Author(s): J. Carey Jackson, MD

Date Authored: February 10, 2015

Discussion about the experience of reactivation of torture PTSD because of catastrophic illness.

How the patient feels, this he says very clearly here: “the memories started kicking in when the doctor told me that my kidney failed.” “That’s when it hit me really hard.” “I had a hard time sleeping….I had a lot of nightmares.….I felt hopeless…..I’m not going to go on living because there is no way that I have any hope I can survive.”

For these reason he felt the dialysis and kidney failure and the Khmer Rouge were the same experience. “When these things come up, it’s very hard, the emotion, the tears, and the pain, it’s like stirring up.” The patient may not bring these experiences to the clinician’s attention, for many of my patients I have had to pry this out of them and only then can I medicate them or address it. This is their private hell and they do not want to burden their family or their physician with memories that are unrelated to the challenge and the work at hand.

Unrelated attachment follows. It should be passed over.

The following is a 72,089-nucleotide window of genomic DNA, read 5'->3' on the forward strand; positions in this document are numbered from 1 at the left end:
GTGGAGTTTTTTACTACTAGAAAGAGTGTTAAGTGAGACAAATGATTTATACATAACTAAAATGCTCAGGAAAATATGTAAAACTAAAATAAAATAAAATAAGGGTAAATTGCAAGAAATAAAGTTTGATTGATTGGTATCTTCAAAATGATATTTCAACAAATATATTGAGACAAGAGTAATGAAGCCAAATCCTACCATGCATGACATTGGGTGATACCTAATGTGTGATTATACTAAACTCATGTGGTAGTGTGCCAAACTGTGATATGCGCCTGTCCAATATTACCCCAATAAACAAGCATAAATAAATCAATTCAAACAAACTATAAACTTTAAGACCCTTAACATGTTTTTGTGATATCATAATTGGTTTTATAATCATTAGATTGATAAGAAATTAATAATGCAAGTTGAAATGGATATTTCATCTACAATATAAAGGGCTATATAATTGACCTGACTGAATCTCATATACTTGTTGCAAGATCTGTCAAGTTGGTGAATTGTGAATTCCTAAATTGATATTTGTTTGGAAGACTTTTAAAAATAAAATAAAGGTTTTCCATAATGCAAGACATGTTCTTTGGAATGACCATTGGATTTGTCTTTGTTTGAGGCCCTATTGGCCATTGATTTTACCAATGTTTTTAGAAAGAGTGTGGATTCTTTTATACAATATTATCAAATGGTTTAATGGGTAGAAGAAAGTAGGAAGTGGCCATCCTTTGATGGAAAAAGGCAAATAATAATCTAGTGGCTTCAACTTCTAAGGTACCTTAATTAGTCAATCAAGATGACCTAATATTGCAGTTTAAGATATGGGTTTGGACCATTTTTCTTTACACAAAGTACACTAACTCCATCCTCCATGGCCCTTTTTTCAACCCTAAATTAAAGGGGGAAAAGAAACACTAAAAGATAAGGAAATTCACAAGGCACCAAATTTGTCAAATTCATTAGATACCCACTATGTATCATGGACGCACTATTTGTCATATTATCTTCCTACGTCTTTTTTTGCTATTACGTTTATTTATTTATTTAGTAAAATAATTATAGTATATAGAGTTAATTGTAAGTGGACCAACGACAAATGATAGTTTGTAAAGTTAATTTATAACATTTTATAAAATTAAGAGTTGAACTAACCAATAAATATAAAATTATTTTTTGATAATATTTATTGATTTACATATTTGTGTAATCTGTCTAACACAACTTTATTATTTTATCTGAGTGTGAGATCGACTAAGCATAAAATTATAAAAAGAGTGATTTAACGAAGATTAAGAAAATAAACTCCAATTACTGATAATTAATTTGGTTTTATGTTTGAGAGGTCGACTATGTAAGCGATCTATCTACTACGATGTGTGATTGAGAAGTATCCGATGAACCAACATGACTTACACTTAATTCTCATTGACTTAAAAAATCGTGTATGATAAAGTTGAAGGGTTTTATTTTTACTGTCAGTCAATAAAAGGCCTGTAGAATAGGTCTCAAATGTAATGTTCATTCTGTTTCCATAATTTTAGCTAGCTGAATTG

The focus of enormous effort is on the organ failure and it’s treatment, the details of the past can seem irrelevant. The parallels are obvious once identified. The clinician has to identify these because at times the hopelessness is unwarranted, as in this case. He is now doing well, and the physician can make it clear that the past is spilling into present events and carrying in a degree of pain and hopelessness that does not belong to the current issue, but nevertheless is active and must be addressed.

The emotional weight and hopelessness borrowed form the past can at times immobilize patients, interfere with work-ups, result in missed appointments, and loss to follow-up as patients are sidelines by grief and PTSD.